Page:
The man who has covered the NFL in L.A. during the 16 years in which 100 percent of the games have been canceled has penned a summary of the labor dispute that, in his assessment, presents a 70-percent chance of devouring regular-season games.
Sam Farmer of the Los Angeles Times provides an excellently simple, bullet-point look at the lockout, and we tend to agree with his conclusion that, as of right now, the chances of seeing the season not start on time sits considerably on the wrong side of 50-50.
We also agree with Farmer’s assessment that the likely outcome entails the players giving back some ground to the owners. “Barring some legal surprises, the players will wind up making concessions,” Farmer writes. “They were fine with the CBA as it was, remember. It was the owners who opted out in hopes of a better deal. When this mess is finally sorted out, it won’t be about whether the players make concessions but how many concessions they make.”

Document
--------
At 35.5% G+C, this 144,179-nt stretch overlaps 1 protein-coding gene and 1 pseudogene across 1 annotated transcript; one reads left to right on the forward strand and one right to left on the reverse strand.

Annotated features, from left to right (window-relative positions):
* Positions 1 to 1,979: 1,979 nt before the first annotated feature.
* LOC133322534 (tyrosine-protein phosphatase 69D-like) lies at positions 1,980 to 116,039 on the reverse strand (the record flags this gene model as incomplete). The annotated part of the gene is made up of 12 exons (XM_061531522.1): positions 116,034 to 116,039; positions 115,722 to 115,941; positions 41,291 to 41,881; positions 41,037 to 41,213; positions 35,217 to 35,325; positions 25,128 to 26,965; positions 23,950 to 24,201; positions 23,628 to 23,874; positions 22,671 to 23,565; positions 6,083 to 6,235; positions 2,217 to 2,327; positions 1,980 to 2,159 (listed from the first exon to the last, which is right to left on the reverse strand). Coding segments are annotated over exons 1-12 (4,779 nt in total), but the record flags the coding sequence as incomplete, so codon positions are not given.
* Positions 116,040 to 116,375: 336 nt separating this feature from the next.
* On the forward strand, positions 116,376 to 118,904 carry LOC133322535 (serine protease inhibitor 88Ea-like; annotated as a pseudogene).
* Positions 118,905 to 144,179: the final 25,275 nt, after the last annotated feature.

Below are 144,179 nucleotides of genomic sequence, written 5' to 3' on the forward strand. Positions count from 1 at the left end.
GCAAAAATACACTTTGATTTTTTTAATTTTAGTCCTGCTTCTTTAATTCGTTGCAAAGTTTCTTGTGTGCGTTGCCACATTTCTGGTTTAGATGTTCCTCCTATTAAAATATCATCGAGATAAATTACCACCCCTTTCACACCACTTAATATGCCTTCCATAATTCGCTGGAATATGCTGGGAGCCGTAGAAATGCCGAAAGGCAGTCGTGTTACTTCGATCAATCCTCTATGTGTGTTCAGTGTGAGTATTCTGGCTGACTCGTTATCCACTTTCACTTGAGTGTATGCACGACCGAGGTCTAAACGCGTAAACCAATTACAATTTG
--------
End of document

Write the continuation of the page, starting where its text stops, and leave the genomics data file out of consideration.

But making concessions doesn’t necessarily mean losing money. If the pie keeps growing, a smaller slice can still yield more total money. And that, of course, remains the core issue in dispute. The players insist on continuing to receive 50 cents of every dollar that passes through the cash register. The owners insist on reducing that number. At some point, both sides need to ask whether a refusal to find a middle ground now will result in everyone making less total dollars, under any formula to which they may agree.